The National Audit Office announced last week that it is to investigate how the DWP monitors suicide by claimants, after ministers refused to release figures.

Frank Field, chair of the work and pensions committee, asked ministers for details of any data they held on suicide by claimants, but was met with a wall of silence.

Field wrote: “I struggle to believe that, given the time it must take to put together evidence for inquests, attend court hearings, and internally review the decisions, that there is no record of such.

“It shocks me even more that the DWP is apparently unconcerned with the most drastic efforts of its policies and conducts no internal monitoring of the tragedies in which it is complicit.”

The NAO have said that they will ask the government to reveal any information they hold on the issue and that they will consider trying to create the data themselves if the DWP continue to refuse.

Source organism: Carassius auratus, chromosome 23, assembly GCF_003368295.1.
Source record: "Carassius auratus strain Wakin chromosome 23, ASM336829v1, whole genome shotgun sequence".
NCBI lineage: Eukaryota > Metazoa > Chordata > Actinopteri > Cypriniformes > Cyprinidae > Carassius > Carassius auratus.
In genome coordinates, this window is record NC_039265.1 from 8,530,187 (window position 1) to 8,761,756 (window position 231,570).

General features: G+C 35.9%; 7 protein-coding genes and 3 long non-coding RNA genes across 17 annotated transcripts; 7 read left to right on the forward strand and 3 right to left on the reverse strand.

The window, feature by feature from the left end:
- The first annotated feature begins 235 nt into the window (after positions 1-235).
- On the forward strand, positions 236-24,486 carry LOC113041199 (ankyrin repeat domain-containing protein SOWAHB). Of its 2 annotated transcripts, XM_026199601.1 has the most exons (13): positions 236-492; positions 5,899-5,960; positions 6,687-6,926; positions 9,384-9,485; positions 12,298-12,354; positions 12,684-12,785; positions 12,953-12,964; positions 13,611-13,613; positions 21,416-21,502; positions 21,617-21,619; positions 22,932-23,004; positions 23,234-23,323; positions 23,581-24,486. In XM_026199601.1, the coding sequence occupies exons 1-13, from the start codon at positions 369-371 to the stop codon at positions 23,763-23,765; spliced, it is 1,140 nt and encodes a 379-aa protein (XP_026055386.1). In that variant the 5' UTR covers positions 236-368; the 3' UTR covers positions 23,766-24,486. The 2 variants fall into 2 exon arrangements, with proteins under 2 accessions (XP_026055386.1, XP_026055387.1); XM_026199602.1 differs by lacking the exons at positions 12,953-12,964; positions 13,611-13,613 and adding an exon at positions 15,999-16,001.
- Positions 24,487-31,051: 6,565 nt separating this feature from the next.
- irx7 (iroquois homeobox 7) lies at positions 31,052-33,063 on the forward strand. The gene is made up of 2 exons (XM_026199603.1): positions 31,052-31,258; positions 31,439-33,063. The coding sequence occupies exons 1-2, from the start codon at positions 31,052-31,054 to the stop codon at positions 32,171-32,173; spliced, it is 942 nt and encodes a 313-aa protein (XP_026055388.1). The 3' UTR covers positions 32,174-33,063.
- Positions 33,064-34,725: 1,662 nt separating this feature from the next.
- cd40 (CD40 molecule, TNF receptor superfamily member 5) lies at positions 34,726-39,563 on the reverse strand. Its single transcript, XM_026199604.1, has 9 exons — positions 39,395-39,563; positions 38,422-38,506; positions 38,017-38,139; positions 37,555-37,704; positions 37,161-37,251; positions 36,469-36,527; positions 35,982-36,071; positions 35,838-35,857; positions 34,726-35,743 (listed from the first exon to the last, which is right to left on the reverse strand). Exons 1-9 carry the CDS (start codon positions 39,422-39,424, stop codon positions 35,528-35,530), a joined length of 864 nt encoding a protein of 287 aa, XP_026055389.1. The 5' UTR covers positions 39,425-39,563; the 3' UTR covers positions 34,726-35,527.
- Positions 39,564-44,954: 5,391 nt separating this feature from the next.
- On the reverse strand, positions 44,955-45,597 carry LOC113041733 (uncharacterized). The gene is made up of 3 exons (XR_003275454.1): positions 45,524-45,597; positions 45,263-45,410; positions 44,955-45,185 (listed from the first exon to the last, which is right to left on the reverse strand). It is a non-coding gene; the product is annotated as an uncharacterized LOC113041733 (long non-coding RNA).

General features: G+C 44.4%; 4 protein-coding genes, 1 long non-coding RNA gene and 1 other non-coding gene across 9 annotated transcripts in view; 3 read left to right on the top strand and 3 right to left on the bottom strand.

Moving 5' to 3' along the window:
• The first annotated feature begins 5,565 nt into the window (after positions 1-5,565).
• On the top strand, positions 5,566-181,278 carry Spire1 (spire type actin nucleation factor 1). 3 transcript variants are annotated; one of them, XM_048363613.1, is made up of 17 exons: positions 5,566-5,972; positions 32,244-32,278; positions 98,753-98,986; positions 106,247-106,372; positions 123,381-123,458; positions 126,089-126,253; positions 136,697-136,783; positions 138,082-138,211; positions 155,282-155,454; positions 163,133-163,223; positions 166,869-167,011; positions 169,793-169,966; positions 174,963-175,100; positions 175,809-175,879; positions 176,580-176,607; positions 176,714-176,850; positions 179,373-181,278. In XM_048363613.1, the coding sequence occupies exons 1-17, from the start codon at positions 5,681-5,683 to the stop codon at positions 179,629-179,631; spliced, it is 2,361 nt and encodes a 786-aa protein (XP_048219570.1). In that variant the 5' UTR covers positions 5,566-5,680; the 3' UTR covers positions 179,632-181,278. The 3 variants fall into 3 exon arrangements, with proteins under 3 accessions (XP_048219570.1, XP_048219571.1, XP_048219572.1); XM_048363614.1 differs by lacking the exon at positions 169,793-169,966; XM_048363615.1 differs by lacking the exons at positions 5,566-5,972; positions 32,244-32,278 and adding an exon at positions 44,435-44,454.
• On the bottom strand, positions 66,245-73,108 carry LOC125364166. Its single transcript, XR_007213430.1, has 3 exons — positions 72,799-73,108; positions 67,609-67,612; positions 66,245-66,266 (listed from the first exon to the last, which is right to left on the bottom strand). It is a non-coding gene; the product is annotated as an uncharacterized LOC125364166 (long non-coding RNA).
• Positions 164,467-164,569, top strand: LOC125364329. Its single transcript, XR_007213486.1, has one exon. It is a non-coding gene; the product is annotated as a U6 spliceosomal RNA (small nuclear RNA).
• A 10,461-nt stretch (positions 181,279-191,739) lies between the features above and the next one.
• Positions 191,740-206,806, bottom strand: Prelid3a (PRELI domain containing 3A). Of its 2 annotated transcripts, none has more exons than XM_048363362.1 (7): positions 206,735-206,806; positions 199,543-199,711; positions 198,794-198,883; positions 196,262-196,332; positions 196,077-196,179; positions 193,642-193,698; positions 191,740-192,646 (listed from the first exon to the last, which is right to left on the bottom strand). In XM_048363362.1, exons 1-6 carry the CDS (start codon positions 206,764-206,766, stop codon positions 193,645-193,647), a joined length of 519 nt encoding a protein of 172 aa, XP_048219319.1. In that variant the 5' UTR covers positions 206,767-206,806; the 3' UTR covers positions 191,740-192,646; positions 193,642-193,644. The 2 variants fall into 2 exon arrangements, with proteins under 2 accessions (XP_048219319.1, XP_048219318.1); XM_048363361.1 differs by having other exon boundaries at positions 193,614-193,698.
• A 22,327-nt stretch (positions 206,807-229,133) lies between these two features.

The level of attempted suicide amongst disabled claimants who are unable to work is believed to have more than doubled since the introduction of employment and support allowance and the work capability assessment in 2008.

A survey of data collected by the NHS in 2007 and again in 2014 showed that the percentage of claimants who had tried to take their own life was 21% in 2007, compared with 6% of the general population.

In 2014 this had leapt to 43%, compared to 7% of the general population.

You can read more on this story in the Independent.


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